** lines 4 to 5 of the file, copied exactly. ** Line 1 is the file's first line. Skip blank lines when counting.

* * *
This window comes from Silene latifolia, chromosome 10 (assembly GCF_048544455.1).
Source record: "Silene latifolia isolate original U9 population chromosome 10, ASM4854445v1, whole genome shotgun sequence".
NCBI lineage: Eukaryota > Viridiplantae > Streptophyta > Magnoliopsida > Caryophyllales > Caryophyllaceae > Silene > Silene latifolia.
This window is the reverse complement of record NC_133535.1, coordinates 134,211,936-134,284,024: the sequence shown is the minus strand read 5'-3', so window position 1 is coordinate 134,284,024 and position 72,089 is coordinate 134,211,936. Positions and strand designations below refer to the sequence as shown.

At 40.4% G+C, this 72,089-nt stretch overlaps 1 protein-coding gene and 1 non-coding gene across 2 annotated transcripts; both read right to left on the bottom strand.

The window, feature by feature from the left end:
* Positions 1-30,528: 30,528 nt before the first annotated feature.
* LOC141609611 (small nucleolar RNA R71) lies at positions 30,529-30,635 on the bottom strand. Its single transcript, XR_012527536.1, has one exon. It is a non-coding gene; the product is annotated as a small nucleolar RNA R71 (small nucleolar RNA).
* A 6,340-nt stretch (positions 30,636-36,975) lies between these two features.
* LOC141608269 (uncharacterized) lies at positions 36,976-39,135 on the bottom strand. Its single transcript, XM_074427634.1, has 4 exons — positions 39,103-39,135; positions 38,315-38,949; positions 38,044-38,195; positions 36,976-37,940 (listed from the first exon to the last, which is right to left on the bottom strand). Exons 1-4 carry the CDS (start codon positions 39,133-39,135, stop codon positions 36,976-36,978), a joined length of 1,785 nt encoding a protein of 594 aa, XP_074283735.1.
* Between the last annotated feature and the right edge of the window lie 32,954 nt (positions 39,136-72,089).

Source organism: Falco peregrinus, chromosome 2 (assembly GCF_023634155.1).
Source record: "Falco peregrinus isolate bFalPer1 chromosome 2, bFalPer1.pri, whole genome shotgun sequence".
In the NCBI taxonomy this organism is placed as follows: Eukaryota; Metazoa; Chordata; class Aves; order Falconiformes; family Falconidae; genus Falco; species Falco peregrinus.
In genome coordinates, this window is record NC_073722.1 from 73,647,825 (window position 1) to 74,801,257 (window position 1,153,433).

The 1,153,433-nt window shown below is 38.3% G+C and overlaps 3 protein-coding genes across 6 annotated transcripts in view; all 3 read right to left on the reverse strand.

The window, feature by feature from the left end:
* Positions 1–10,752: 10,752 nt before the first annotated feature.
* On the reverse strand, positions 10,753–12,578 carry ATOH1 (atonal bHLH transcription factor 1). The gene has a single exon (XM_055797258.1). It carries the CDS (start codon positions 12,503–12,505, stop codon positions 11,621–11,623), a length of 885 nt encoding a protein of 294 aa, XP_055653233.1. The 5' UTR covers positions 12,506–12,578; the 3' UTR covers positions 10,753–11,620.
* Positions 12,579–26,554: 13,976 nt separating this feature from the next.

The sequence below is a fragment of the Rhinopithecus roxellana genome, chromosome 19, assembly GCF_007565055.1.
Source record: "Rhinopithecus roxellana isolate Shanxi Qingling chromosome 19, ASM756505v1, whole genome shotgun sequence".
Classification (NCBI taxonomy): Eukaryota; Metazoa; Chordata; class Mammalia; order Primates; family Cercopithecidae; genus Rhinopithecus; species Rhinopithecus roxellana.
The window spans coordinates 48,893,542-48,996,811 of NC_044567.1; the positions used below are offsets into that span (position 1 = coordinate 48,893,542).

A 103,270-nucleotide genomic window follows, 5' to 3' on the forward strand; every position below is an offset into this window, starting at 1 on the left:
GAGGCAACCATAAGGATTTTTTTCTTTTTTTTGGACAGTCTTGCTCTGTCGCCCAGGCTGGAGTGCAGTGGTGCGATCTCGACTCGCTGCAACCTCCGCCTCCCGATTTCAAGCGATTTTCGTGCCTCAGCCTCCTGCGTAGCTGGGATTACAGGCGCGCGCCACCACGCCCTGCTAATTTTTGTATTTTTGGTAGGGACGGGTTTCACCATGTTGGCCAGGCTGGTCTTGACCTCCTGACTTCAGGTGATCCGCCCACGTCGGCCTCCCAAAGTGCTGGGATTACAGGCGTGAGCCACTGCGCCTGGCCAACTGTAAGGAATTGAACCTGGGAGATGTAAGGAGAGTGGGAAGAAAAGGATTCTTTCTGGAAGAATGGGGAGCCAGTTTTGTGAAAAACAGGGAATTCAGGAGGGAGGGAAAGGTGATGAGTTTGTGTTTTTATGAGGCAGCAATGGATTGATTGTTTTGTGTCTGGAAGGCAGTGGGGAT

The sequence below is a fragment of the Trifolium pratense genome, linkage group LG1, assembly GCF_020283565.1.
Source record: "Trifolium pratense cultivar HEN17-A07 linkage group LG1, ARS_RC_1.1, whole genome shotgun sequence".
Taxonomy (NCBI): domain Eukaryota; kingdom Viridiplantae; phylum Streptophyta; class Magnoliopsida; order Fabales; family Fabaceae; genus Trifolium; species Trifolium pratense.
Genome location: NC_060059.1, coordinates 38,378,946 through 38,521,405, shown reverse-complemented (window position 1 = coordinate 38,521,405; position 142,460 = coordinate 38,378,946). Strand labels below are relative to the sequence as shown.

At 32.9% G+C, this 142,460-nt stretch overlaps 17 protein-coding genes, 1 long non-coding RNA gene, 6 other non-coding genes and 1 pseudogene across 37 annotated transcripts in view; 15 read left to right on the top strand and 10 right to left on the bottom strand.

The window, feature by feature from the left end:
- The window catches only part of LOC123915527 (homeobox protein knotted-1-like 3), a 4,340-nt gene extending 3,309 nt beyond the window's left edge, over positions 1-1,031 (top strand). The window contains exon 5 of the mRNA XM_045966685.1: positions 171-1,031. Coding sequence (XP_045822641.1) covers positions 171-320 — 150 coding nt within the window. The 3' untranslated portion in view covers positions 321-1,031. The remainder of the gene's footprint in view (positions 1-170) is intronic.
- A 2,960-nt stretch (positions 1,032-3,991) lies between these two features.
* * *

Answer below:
This window is the reverse complement of record NC_133535.1, coordinates 134,211,936-134,284,024: the sequence shown is the minus strand read 5'-3', so window position 1 is coordinate 134,284,024 and position 72,089 is coordinate 134,211,936. Positions and strand designations below refer to the sequence as shown.

At 40.4% G+C, this 72,089-nt stretch overlaps 1 protein-coding gene and 1 non-coding gene across 2 annotated transcripts; both read right to left on the bottom strand.